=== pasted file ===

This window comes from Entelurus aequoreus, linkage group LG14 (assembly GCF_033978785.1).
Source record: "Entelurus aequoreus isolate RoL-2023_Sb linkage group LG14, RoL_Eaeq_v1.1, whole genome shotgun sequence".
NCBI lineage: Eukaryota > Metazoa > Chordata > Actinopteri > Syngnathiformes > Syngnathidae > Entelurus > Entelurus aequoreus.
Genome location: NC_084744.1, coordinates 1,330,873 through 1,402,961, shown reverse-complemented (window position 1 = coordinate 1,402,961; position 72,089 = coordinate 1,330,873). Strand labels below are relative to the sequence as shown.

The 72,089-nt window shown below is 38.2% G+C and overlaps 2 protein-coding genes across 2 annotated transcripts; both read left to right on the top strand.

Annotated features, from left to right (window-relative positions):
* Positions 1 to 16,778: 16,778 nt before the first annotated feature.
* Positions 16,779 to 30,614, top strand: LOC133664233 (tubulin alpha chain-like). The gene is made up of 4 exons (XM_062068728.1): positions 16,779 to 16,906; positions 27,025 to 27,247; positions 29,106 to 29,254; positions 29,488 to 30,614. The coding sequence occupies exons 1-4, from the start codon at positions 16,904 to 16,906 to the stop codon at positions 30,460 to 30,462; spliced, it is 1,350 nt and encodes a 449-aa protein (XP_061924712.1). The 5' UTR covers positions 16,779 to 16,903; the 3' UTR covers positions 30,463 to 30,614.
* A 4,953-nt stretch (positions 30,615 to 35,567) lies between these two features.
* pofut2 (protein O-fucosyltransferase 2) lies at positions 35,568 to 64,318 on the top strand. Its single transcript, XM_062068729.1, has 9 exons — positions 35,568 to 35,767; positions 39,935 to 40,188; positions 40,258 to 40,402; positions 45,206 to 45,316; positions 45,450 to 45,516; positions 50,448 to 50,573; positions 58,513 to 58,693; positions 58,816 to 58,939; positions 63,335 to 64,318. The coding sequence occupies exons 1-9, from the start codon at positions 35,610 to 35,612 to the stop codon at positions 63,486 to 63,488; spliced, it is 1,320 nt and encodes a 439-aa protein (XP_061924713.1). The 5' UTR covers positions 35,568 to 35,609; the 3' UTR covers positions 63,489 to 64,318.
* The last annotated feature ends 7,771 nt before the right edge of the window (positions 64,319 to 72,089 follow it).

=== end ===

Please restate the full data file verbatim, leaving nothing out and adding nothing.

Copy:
This window comes from Entelurus aequoreus, linkage group LG14 (assembly GCF_033978785.1).
Source record: "Entelurus aequoreus isolate RoL-2023_Sb linkage group LG14, RoL_Eaeq_v1.1, whole genome shotgun sequence".
NCBI lineage: Eukaryota > Metazoa > Chordata > Actinopteri > Syngnathiformes > Syngnathidae > Entelurus > Entelurus aequoreus.
Genome location: NC_084744.1, coordinates 1,330,873 through 1,402,961, shown reverse-complemented (window position 1 = coordinate 1,402,961; position 72,089 = coordinate 1,330,873). Strand labels below are relative to the sequence as shown.

The 72,089-nt window shown below is 38.2% G+C and overlaps 2 protein-coding genes across 2 annotated transcripts; both read left to right on the top strand.

Annotated features, from left to right (window-relative positions):
* Positions 1 to 16,778: 16,778 nt before the first annotated feature.
* Positions 16,779 to 30,614, top strand: LOC133664233 (tubulin alpha chain-like). The gene is made up of 4 exons (XM_062068728.1): positions 16,779 to 16,906; positions 27,025 to 27,247; positions 29,106 to 29,254; positions 29,488 to 30,614. The coding sequence occupies exons 1-4, from the start codon at positions 16,904 to 16,906 to the stop codon at positions 30,460 to 30,462; spliced, it is 1,350 nt and encodes a 449-aa protein (XP_061924712.1). The 5' UTR covers positions 16,779 to 16,903; the 3' UTR covers positions 30,463 to 30,614.
* A 4,953-nt stretch (positions 30,615 to 35,567) lies between these two features.
* pofut2 (protein O-fucosyltransferase 2) lies at positions 35,568 to 64,318 on the top strand. Its single transcript, XM_062068729.1, has 9 exons — positions 35,568 to 35,767; positions 39,935 to 40,188; positions 40,258 to 40,402; positions 45,206 to 45,316; positions 45,450 to 45,516; positions 50,448 to 50,573; positions 58,513 to 58,693; positions 58,816 to 58,939; positions 63,335 to 64,318. The coding sequence occupies exons 1-9, from the start codon at positions 35,610 to 35,612 to the stop codon at positions 63,486 to 63,488; spliced, it is 1,320 nt and encodes a 439-aa protein (XP_061924713.1). The 5' UTR covers positions 35,568 to 35,609; the 3' UTR covers positions 63,489 to 64,318.
* The last annotated feature ends 7,771 nt before the right edge of the window (positions 64,319 to 72,089 follow it).